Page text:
Let's value women and minorities

Women and minorities are still second-class citizens of the US scientific community. A committee of the National Research Council (NRC), the executive arm of the National Academy of Sciences, has found disparities in rank and pay between men and women of equal qualifications that are too wide and too general to be explained as other than evidence of continuing sexual discrimination.

Nevertheless, as was recently pointed out by Shirley M. Malcolm of the Office of Opportunities in Science of the American Association for the Advancement of Science, women, relatively speaking, ''made tremendous gains during the 1970 's.'' Yet, she adds, ''This is not true of minorities . . . (which) saw little real progress over the past decade.''

Even women have a lot of catching up to do. To quote from the NRC announcement: ''. . . for respondents earning doctorates 20 or more years ago, 87 percent of the men were full professors, compared with 67 percent of the women. For . . . (those) earning degrees 10 to 19 years ago, the man was 50 percent more likely than the woman to have been promoted to full professor.

''Academic women earning PhDs prior to 1960 reported earnings that were $3, 800, or 11 percent, below those of men. . . .'' The study also finds that ''Even for the most recent 1975-1978 PhDs, involuntary unemployment was 21/2 times higher for women than for men.''

The council concludes that ''objective factors alone cannot account adequately for the career differences which exist between male and female PhDs.'' By ''objective factors,'' it means such things as time out for child-rearing or career-diverting effects of marriage, which often are cited as reasons for slower advancement of women.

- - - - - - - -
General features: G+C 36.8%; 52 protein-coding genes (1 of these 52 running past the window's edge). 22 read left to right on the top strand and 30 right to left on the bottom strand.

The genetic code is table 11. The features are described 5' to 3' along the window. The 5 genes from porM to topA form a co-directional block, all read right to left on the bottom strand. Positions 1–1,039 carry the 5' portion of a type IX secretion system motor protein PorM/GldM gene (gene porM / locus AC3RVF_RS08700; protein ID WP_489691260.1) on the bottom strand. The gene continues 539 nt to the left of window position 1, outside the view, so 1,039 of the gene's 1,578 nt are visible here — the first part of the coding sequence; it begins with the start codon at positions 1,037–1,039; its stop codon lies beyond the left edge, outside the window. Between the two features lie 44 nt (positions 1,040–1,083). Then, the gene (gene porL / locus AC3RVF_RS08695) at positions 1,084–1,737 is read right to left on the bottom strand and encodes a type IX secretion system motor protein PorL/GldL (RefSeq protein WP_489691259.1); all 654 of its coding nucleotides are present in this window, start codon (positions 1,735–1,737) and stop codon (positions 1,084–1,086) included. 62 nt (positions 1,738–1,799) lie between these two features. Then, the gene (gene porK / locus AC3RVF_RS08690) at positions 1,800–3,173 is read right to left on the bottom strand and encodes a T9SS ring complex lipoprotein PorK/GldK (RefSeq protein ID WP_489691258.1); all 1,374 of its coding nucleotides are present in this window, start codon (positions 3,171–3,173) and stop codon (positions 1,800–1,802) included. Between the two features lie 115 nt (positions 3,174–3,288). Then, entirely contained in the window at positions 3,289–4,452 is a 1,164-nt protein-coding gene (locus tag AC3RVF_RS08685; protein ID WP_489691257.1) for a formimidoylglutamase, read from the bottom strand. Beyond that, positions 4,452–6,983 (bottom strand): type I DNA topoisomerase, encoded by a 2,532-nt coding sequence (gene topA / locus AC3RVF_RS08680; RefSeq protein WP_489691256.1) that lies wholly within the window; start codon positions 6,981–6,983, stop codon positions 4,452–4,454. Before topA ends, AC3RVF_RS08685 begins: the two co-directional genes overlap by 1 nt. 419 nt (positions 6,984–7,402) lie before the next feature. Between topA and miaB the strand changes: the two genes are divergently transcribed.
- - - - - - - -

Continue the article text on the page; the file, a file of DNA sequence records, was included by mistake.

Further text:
In other words, a pattern of discrimination still exists. And, as Shirley Malcolm points out, this is even more bitterly true for blacks, Hispanics, and members of other US minority groups.

While this reflects discriminatory attitudes in academia, the roots of inequality are deep. Playing a big role are lower expectations of achievement which are projected on minorities people and women in the elementary schools and which dull career expectations and encourage inferior education. This is why cutbacks in federal support for science education for the minority people and women are felt so keenly by those, such as Ms. Malcolm, who are concerned about inequality.

Also, as Ms. Malcolm notes, everyone loses by such discrimination. ''Science has not been served well by our past prejudice and discrimination,'' she says. ''We have lost time, talent, and ideas.''

The United States needs the creative resources of all its people. Its citizens should cherish, and make the most of, their diversity. That means, among other things, continued support for programs that help develop the capabilities of women and minorities - programs that now seem all too vulnerable to the budget-trimmer's knife.

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